Objecting Nurse Fired
10 years of litigation follows dismissal
Orange County, California, U.S.A.
The case of nurse Karen Kelly illustrates the kind of exhausting
litigation that conscientious objectors may encounter when pursuing
wrongful dismissal claims against large employers with 'deep pockets.'
Her story is told in the following news reports filed at critical points
as the case proceeded. [Administrator]
Kelly Case Ends in Non-suit
Lifeline, Vol. XI, No. 1 (Spring, 2002)
Life Legal Defense Foundation
Reproduced with permission
Nurse Karen Kelly's lawsuit against Orange County
ended abruptly when federal judge Terrence Hatter granted the County's
motion for directed verdict just after Karen's attorneys, Tom and Liz
Nigro, finished presenting her case at trial. Granting the motion
prevented the case from going to the jury, which appeared to view
Karen's case more favorably than the judge did.
In 1995, Karen sued Orange County for retaliation and wrongfully firing
her from her job as a nurse at juvenile facilities because she refused to
schedule abortions and provide offensive Planned Parenthood-style "safe-sex"
instruction to children. The case was made more difficult by the fact that,
when fired, Karen was still within the probationary period of a new
employee; essentially, the County could fire her for no reason, although not
for a discriminatory reason.
The trial began on April 2, when Judge Hatter informed the attorneys that
each side would have only ten hours to present its case to the jury,
including, but not limited to opening statements, direct examination of
witnesses, cross-examination of opposing witnesses, and closing arguments.
The parties had estimated that the trial would take at least three weeks, so
the court's order slashed this time by about75%.While each side had the same
allotment of time, this superficially equitable handicapping failed to take
into account that only one party, Karen, had the burden of proof. And the
result of that imbalance was made clear when the judge granted the County's
motion for nonsuit on the grounds that Karen had failed to present enough
evidence to support her case.
Karen testified that after she informed her supervisor that she could not
perform duties which violated her religious beliefs, the supervisor, rather
than making a reasonable accommodation as required by law, embarked on a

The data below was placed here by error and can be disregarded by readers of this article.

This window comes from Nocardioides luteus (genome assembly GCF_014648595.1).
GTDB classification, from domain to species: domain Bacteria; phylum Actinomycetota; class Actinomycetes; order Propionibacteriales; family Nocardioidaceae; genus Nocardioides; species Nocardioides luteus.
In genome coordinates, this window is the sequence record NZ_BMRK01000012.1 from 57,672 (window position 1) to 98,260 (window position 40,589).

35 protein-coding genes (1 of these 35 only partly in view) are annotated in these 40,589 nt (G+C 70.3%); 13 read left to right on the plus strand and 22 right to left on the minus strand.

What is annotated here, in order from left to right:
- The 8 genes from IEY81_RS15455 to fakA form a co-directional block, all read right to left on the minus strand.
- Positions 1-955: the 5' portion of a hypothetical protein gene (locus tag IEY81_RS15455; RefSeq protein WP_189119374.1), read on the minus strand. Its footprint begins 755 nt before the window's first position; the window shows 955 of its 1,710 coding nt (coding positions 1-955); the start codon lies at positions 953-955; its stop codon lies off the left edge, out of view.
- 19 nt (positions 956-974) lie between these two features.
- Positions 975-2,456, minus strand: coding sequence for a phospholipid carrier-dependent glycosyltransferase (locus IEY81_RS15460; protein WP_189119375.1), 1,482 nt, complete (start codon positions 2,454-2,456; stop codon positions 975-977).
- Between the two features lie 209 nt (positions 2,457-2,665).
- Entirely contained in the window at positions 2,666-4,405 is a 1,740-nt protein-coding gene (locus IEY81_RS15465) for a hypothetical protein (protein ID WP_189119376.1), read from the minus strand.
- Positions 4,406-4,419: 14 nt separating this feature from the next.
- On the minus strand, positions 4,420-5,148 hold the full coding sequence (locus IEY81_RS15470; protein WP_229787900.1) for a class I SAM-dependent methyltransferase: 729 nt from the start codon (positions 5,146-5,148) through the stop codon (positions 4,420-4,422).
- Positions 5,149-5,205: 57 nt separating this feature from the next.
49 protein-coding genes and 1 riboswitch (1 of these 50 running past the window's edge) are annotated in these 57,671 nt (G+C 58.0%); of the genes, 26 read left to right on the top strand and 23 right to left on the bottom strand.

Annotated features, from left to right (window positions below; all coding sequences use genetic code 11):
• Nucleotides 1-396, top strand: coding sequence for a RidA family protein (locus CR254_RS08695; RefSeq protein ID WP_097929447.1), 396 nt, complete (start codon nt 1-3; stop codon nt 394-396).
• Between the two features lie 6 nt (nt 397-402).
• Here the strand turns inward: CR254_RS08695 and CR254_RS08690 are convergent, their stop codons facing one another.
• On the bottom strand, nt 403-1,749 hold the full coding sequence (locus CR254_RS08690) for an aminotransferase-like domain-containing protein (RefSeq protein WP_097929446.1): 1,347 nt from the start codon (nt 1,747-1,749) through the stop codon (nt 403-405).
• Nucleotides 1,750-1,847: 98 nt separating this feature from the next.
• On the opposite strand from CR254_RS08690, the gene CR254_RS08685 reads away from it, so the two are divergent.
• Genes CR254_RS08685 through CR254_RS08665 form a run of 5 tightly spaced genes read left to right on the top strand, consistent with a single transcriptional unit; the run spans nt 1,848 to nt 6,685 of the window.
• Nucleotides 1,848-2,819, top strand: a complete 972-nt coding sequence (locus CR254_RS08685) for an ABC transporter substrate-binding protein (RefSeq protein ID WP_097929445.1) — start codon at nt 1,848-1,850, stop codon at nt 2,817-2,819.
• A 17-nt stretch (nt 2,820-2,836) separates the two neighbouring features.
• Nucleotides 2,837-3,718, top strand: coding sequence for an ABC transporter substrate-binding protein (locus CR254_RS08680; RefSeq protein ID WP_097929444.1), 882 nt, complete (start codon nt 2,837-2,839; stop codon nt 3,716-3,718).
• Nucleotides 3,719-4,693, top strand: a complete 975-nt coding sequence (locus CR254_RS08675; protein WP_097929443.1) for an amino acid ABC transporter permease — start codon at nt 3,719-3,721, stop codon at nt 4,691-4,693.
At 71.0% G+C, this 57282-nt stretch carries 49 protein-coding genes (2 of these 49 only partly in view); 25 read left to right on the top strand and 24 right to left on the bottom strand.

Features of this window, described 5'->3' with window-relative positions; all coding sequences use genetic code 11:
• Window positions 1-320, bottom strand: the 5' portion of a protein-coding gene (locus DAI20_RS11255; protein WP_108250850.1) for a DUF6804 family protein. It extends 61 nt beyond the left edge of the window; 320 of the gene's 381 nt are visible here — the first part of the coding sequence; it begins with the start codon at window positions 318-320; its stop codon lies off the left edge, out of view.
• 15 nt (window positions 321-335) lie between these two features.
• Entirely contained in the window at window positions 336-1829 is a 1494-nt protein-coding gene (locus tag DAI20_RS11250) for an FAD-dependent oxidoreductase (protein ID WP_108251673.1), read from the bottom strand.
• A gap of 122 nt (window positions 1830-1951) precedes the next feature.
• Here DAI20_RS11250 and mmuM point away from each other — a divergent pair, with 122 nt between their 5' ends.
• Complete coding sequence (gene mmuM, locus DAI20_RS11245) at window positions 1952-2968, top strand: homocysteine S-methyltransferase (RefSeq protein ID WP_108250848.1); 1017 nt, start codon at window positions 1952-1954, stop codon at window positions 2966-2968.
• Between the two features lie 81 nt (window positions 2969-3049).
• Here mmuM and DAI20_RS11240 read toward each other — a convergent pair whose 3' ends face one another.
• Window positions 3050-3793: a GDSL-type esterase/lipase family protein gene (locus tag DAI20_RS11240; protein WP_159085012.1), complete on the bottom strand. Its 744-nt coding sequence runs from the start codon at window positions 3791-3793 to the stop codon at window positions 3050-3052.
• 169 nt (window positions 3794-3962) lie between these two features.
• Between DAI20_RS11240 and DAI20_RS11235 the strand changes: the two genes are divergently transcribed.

course of harassment designed to break Karen down. This included subjecting
Karen to the taunts of co-workers, repeatedly threatening to fire her if she
continued to refuse, and finally transferring her to another shift at a
different facility, thus imposing a severe strain on Karen that led to
medical problems. At the second facility, Karen was not properly oriented
for her different and increased job responsibilities, nor did she have the
specialized training required for the position, thus reinforcing the point
that the transfer was intended to cause Karen to fail and give in to her
employers' demands or be terminated.
The jury also heard from a highly-qualified expert witness who testified
that Karen's work was within the standard of care expected of nurses, and
that, in the areas the County specifically criticized after Karen's forced
transfer, her work performance was at a level to be expected based on her
limited training for the new position.
Because of the severe time limits imposed by the judge, Karen's testimony
was shortened, as was that of her witnesses. In spite of the time limits,
the court refused to allow the use of deposition testimony of one of Karen's
supervisors who recently became unavailable to testify at trial, but who had
testified: "I don't care what her beliefs are, she was expected to do her
job. "Thus, the most significant direct evidence of discriminatory animus
was excluded at trial. Nonetheless, the six-man, one-woman jury appeared
sympathetic to her plight, to the point that some were crying during her
testimony. The judge, however, appeared to have the opposite reaction.
Finally, on April 10, when Tom Nigro rested his case with less than an
hour remaining for both cross-examining the last defense witnesses and his
closing argument, the County moved that the case be dismissed on the grounds
that Karen had failed to meet her burden of showing that the County had
fired her because of her religious beliefs.
The court held there was no question regarding the sincerity of Karen's
religious beliefs, nor that Karen was a probationary employee who could be
fired for no reason, but not for a discriminatory reason. However, the court
found she had produced insufficient evidence that she was fired for a
"I believe we put on a strong case in spite of the time limitation," said
Liz Nigro. "We were disappointed with several of the court's evidentiary
rulings, and shocked when he granted the County's motion for directed
verdict, taking the case away from the jury. After litigating this case for
five years, it would have been easier for us, and Karen, to accept a defeat
from the jury." Karen, the Nigros, and LLDF attorneys are evaluating the
prospects of an appeal.
1 Ironically, in a similar case in Santa Ana, Karen
Kelly v. Universal Care, the federal district court judge denied the
defendant's motion for summary judgment, holding that Karen had provided
sufficient evidence of discriminatory intent. This matter was recently
settled under confidential terms.